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The nationwide average price of diesel fuel declined by less than a cent per gallon Feb. 24, according to the U.S. Energy Information Administration.
EIA reported that the price decreased 0.8 cent to $2.882 a gallon from $2.89 the previous week. Diesel costs 16.6 cents a gallon less than it did a year ago.
The price fell in every region except California, where it increased by 0.4 cent to $3.778.
U.S. average on-highway #diesel fuel price on 2/24/2020 was $2.882/gal, DOWN 0.8¢/gallon from 2/17/2020, DOWN 16.6¢/gallon from year ago https://t.co/cdIeefJQRK #truckers #shippers #fuelprices pic.twitter.com/c0H2ontGah— EIA (@EIAgov) February 25, 2020
Price declines ranged from 0.1 cent in the Midwest, where a gallon costs $2.756, to 1.4 cents in the Lower Atlantic, falling to $2.779. Diesel costs the most in California and the least in the Gulf Coast region, where it fell 0.4 cent to $2.654 a gallon.
The price of regular unleaded gasoline increased nationwide by 3.8 cents to $2.466 a gallon. Prices increased in all regions except the Rocky Mountain area, where they decreased 3.3 cents to $2.440. Nationally, gasoline costs 7.6 cents per gallon more than it did a year ago.
Fuel costs generally have been in a slow, steady decline.
Acme Truck Line President Mike Coatney isn’t worried, given the costs have been reasonable for his customers to handle.
“Our customers are very good about paying a reasonable fuel surcharge when prices exceed $2.50 per gallon,” Coatney told Transport Topics. “Therefore, Acme does not have an issue with changing diesel prices.”
The Oil Price Information Service has predicted that fuel costs will continue to go down this year. That is based on supply considerations and can be traced to around 2015. There has been more crude oil coming from countries that don’t belong to OPEC.
“What we didn’t expect is that the COVID-19 virus would result in substantial demand destruction,” Tom Kloza, global head of energy analysis at OPIS, told TT.
“Some of the near-term numbers are staggering with as much as 4 million barrels per day of lost demand in China and some other Asia/Pacific countries,” he said. “There will be a recovery, but it is too soon to say when we will see that recovery.”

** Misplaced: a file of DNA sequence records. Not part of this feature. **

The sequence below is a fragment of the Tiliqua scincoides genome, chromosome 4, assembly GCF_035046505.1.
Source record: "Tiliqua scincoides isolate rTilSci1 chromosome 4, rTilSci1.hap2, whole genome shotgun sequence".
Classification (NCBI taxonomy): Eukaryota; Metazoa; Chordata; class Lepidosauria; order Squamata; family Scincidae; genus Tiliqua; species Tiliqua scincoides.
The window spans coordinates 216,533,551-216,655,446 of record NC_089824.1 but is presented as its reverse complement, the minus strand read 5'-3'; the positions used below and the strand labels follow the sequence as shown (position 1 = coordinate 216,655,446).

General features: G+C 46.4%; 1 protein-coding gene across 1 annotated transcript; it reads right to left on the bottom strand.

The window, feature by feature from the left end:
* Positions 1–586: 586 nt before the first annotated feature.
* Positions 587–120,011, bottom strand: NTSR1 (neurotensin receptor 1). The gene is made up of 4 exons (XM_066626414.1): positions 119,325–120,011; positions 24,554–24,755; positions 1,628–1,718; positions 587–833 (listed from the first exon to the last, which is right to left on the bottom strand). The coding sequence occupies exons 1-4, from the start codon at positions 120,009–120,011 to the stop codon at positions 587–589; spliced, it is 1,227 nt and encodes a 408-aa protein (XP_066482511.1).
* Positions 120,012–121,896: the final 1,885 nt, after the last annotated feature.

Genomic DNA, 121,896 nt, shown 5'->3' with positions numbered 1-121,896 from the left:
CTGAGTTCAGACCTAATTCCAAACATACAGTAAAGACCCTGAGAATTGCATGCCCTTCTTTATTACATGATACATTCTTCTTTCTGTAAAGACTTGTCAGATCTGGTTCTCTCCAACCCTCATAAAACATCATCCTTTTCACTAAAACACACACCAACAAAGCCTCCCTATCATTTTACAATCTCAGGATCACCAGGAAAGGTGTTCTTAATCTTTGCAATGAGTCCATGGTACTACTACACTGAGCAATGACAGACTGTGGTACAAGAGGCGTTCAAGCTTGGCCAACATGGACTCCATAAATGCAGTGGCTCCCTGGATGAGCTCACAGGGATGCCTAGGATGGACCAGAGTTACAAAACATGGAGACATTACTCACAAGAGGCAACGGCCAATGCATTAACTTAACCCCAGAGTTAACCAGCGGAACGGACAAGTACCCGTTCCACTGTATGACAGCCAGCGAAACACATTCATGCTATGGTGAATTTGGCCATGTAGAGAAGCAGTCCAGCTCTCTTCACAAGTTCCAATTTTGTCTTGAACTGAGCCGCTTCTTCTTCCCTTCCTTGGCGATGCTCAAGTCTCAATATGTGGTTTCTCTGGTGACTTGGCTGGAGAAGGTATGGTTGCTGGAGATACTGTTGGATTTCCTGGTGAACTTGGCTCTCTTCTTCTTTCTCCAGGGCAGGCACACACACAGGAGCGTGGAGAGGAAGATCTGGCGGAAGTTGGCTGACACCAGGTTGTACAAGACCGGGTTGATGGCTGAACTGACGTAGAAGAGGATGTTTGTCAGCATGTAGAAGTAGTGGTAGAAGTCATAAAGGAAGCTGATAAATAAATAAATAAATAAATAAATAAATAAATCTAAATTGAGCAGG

Kloza added that, for now, global demand for fuel will be less than it was last year. China is the epicenter of the viral outbreak and the worst hit, but the virus has since spread to other countries that are dealing with small to large outbreaks.
“Growth of nearly 1 million barrels per day was the expectation of many investment banks as 2020 began,” Kloza said. “Now, many observers believe that in all of leap year 2020, we may use less oil than in the entirety of 2019. Various central bank stimulus will probably help a recovery, but that recovery is largely centered in the third and fourth quarters.”
Kloza expects gasoline prices will be uneven. He notes that prices in the West will be substantially higher than in the East, particularly for those along the coast. He also expects average prices this year to be less than $2.59 a gallon nationwide.
“There will be a spring rally that will lift gasoline prices, but it may not get underway until it is clear that the coronavirus is past peak,” Kloza said. “A typical rally would take U.S. retail gasoline values to say $2.75 to $2.90 a gallon, but we do not believe that the rally will be as strong as in most previous years.”
The General Administration of Customs says China is the largest importer of crude oil at more than 11 million barrels per day. The millions of Chinese not working because of mandatory quarantines or personal concerns hurt demand, which in turn threatens prices.
“Again, the COVID-19 virus complicates analysis, and it might indicate that we end the year with stronger crude, diesel and gasoline prices than where we are currently,” Kloza said. “But this should be another cheap year across the hydrocarbon chain and a recession [possible, but not probable] would bring price considerable price dips compared to 2019.”
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